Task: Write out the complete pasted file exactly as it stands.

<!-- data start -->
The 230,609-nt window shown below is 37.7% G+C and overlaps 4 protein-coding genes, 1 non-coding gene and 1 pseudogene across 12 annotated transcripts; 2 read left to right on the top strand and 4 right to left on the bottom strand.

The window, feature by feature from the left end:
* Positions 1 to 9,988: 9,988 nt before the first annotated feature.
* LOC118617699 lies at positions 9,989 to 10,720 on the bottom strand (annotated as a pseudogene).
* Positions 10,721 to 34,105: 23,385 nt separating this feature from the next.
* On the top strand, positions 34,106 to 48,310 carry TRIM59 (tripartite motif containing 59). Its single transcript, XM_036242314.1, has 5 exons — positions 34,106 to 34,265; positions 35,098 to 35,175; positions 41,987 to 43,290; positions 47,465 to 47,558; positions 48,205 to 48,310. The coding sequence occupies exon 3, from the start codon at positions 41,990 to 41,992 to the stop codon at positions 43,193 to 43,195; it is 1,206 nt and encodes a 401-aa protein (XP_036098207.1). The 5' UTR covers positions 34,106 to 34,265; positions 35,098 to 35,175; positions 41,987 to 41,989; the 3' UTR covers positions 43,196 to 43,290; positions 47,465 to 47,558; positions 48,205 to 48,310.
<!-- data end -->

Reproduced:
The 230,609-nt window shown below is 37.7% G+C and overlaps 4 protein-coding genes, 1 non-coding gene and 1 pseudogene across 12 annotated transcripts; 2 read left to right on the top strand and 4 right to left on the bottom strand.

The window, feature by feature from the left end:
* Positions 1 to 9,988: 9,988 nt before the first annotated feature.
* LOC118617699 lies at positions 9,989 to 10,720 on the bottom strand (annotated as a pseudogene).
* Positions 10,721 to 34,105: 23,385 nt separating this feature from the next.
* On the top strand, positions 34,106 to 48,310 carry TRIM59 (tripartite motif containing 59). Its single transcript, XM_036242314.1, has 5 exons — positions 34,106 to 34,265; positions 35,098 to 35,175; positions 41,987 to 43,290; positions 47,465 to 47,558; positions 48,205 to 48,310. The coding sequence occupies exon 3, from the start codon at positions 41,990 to 41,992 to the stop codon at positions 43,193 to 43,195; it is 1,206 nt and encodes a 401-aa protein (XP_036098207.1). The 5' UTR covers positions 34,106 to 34,265; positions 35,098 to 35,175; positions 41,987 to 41,989; the 3' UTR covers positions 43,196 to 43,290; positions 47,465 to 47,558; positions 48,205 to 48,310.